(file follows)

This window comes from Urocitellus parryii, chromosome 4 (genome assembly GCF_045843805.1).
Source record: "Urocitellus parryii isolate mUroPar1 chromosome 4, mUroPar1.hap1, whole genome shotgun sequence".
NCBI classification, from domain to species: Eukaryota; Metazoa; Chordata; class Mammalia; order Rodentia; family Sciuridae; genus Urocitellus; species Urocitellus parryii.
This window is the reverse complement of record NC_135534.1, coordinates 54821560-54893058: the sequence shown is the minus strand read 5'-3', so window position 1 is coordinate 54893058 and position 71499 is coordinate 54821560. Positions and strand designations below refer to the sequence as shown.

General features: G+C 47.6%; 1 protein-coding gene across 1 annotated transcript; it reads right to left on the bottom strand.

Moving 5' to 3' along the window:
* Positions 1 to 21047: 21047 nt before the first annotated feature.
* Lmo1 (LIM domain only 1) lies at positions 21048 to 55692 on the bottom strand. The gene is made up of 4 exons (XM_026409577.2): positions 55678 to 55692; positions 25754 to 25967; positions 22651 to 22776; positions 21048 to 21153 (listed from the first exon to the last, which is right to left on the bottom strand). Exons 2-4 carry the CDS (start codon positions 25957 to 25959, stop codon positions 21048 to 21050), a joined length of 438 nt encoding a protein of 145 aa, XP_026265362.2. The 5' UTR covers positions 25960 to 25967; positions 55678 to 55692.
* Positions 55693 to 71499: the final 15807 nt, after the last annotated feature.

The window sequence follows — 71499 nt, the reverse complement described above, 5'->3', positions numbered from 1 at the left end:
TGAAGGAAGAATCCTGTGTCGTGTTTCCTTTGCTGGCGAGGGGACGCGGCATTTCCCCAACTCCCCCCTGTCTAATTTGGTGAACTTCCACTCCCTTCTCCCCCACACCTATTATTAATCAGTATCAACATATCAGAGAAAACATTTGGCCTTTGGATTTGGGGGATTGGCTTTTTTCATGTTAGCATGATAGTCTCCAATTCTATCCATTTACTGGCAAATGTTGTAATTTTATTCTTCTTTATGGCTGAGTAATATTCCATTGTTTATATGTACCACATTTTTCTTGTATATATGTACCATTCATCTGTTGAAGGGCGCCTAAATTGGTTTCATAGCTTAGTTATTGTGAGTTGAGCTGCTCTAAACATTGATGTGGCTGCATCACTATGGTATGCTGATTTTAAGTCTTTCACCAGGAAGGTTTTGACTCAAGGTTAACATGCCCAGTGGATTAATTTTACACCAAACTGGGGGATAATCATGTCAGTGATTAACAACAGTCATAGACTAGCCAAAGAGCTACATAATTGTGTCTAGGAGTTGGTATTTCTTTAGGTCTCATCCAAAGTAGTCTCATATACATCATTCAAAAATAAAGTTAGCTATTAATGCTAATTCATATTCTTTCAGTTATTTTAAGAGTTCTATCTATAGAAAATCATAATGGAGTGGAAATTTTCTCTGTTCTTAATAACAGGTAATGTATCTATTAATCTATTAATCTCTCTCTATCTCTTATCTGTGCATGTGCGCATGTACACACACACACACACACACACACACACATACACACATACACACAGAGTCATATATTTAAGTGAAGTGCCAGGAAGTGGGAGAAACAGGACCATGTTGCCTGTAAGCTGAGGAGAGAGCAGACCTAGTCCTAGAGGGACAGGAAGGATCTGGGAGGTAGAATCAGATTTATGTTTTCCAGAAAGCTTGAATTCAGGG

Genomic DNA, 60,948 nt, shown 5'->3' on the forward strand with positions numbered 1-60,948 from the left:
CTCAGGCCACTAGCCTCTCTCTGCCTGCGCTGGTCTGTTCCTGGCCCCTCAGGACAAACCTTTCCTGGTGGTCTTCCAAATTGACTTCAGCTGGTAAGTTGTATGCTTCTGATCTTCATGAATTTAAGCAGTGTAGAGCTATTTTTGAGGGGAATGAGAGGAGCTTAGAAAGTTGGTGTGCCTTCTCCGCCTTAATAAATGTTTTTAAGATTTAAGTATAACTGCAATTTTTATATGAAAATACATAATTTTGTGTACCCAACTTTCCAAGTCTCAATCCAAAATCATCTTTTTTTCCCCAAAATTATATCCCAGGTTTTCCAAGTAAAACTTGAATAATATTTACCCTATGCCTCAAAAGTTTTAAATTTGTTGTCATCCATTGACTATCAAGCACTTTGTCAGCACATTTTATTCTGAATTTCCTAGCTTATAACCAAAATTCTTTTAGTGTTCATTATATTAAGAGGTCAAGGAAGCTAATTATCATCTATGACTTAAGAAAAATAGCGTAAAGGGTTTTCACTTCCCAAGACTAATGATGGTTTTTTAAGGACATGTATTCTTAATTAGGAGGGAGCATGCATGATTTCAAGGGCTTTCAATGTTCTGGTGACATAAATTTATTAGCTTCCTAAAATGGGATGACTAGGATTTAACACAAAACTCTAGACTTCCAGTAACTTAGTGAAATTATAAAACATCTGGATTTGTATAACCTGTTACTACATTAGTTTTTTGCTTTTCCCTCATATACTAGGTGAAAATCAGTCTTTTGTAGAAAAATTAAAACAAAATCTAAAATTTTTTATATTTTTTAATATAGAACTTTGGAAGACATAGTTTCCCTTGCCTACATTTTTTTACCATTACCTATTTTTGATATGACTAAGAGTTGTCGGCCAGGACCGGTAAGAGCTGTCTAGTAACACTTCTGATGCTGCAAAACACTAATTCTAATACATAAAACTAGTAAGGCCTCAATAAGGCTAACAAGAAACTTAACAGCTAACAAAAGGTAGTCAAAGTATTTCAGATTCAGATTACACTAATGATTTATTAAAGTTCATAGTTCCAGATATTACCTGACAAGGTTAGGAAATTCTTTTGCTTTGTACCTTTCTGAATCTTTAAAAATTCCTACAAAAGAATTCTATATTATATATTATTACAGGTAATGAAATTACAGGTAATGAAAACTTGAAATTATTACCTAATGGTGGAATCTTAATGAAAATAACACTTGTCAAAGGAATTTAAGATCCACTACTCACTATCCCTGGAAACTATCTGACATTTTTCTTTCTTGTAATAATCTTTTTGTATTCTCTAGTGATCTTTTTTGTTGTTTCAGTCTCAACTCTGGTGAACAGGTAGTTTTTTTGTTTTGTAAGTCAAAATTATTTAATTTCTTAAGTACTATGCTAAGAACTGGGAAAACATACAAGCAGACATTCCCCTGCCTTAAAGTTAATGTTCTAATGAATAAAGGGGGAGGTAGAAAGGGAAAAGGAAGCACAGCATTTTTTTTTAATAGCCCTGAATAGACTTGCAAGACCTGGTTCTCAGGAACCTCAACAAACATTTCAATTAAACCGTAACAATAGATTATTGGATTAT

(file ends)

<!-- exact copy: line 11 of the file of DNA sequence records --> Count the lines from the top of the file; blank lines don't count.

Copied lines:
TGAAGGAAGAATCCTGTGTCGTGTTTCCTTTGCTGGCGAGGGGACGCGGCATTTCCCCAACTCCCCCCTGTCTAATTTGGTGAACTTCCACTCCCTTCTCCCCCACACCTATTATTAATCAGTATCAACATATCAGAGAAAACATTTGGCCTTTGGATTTGGGGGATTGGCTTTTTTCATGTTAGCATGATAGTCTCCAATTCTATCCATTTACTGGCAAATGTTGTAATTTTATTCTTCTTTATGGCTGAGTAATATTCCATTGTTTATATGTACCACATTTTTCTTGTATATATGTACCATTCATCTGTTGAAGGGCGCCTAAATTGGTTTCATAGCTTAGTTATTGTGAGTTGAGCTGCTCTAAACATTGATGTGGCTGCATCACTATGGTATGCTGATTTTAAGTCTTTCACCAGGAAGGTTTTGACTCAAGGTTAACATGCCCAGTGGATTAATTTTACACCAAACTGGGGGATAATCATGTCAGTGATTAACAACAGTCATAGACTAGCCAAAGAGCTACATAATTGTGTCTAGGAGTTGGTATTTCTTTAGGTCTCATCCAAAGTAGTCTCATATACATCATTCAAAAATAAAGTTAGCTATTAATGCTAATTCATATTCTTTCAGTTATTTTAAGAGTTCTATCTATAGAAAATCATAATGGAGTGGAAATTTTCTCTGTTCTTAATAACAGGTAATGTATCTATTAATCTATTAATCTCTCTCTATCTCTTATCTGTGCATGTGCGCATGTACACACACACACACACACACACACACACATACACACATACACACAGAGTCATATATTTAAGTGAAGTGCCAGGAAGTGGGAGAAACAGGACCATGTTGCCTGTAAGCTGAGGAGAGAGCAGACCTAGTCCTAGAGGGACAGGAAGGATCTGGGAGGTAGAATCAGATTTATGTTTTCCAGAAAGCTTGAATTCAGGG